‘A pretty embarrassing episode’: Art Acevedo discusses ouster in NBC interview

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In his first televised one-on-one interview since he was fired last week, former Miami police chief Art Acevedo said he had a few regrets from his six-month tenure. Among them: “Not doing my homework before agreeing to come here.”

On Monday evening, NBC Nightly News aired an interview with Acevedo in which the former chief called his ouster “a pretty embarrassing episode in a 35-year career.” He reiterated accusations that elected officials meddled with police operations before firing him last week. He also said he regretted using the phrase “Cuban Mafia” to describe the city’s police leadership in a meeting with officers.

A three-person majority of the Miami City Commission who came to the U.S. from Cuba as children were offended by Acevedo’s comments, but the former chief added that he felt the phrase was weaponized against him for political reasons.

Acevedo, born in Havana and raised in Los Angeles, teared up at one point during the interview, saying he wasn’t giving up on working in law enforcement.

“I’m not a quitter,” he said, voice quavering. “My mom and dad didn’t come here for us to be quitters, and I don’t plan on quitting on being a voice for this profession, and being a voice for the good police officers in this country, and a voice for those that are disenfranchised by bad police officers.”

Miami commissioners voted to fire Acevedo on Thursday, capping weeks of controversy that rattled City Hall. During the hours-long hearing, the chief’s attorney suggested Acevedo’s fate was sealed weeks earlier when he sent City Manager Art Noriega and Mayor Francis Suarez a searing eight-page memo accusing some commissioners of interfering with an internal police investigation and butting into regular police operations.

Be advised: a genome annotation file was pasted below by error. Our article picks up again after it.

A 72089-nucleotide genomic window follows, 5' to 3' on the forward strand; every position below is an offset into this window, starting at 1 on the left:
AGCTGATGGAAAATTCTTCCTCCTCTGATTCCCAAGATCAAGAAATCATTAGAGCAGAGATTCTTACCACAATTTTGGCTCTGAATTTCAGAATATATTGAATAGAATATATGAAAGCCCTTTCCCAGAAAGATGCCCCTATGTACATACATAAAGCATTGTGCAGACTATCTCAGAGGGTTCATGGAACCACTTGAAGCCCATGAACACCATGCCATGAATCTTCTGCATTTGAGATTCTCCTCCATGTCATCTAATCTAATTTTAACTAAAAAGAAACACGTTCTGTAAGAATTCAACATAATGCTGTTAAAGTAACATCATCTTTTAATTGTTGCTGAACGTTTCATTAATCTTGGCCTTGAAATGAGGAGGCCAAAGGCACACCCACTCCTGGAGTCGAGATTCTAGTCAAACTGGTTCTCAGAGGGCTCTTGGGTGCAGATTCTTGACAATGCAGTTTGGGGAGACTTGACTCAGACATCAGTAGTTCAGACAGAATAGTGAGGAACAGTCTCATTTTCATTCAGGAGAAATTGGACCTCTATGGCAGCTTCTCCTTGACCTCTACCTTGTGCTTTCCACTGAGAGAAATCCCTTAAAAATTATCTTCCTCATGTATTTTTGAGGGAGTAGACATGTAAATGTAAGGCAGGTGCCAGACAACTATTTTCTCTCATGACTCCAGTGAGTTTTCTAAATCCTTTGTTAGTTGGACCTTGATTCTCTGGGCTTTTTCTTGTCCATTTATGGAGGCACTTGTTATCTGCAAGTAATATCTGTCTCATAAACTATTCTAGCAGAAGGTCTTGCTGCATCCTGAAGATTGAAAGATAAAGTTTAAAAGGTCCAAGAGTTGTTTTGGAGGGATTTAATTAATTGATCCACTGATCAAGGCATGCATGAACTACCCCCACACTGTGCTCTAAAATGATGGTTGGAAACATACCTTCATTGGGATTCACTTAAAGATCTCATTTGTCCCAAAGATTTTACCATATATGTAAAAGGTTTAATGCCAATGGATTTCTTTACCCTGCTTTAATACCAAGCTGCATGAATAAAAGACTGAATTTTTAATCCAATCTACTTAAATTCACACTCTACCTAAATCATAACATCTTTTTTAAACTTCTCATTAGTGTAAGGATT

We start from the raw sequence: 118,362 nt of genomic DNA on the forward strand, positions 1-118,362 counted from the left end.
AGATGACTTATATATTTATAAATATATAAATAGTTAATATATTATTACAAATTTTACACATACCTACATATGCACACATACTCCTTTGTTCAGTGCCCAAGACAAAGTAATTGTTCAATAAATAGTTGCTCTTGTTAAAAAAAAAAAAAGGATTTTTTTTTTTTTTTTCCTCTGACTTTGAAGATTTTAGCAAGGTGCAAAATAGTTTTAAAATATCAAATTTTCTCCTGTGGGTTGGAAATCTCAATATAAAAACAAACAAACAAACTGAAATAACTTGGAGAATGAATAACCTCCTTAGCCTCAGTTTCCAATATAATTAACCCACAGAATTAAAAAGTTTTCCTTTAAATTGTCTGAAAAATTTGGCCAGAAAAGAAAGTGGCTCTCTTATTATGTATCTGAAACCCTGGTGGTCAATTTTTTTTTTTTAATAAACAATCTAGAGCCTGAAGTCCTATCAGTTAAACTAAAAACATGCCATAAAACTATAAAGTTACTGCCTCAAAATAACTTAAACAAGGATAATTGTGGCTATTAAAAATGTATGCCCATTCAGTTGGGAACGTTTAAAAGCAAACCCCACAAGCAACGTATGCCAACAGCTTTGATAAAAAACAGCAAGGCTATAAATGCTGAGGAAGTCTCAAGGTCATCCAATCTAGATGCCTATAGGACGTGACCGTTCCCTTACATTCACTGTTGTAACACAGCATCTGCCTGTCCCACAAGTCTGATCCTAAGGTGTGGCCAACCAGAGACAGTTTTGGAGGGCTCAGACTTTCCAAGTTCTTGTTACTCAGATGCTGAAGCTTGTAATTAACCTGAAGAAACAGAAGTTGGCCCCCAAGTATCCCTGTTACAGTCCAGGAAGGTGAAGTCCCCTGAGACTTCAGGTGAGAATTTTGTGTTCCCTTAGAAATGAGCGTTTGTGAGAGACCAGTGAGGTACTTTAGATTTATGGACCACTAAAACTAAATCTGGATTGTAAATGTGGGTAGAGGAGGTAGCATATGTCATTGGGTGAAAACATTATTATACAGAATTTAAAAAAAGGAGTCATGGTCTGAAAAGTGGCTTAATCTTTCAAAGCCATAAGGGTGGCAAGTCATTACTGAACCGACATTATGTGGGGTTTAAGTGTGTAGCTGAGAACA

After Acevedo’s memo, commissioners used several long, at-times bizarre public meetings to lambaste Acevedo’s tight-fitting costume from a fundraiser years ago. They also attacked his record in Miami and at other departments, including past sexual harassment allegations in California and a deadly no-knock drug raid in Houston.

In Monday’s interview, Acevedo told NBC News correspondent Gabe Gutierrez that elected officials meddled with police matters in a way he hadn’t seen before — accusations commissioners have vehemently denied.

“I’ve never experienced, as a police executive, what I’ve experienced here, which was really elected officials inserting themselves in operations, inserting themselves in the work of the department,“ Acevedo said.

As for his firing during a quasi-judicial trial at Miami City Hall, Acevedo said: “It was a predetermined outcome.”

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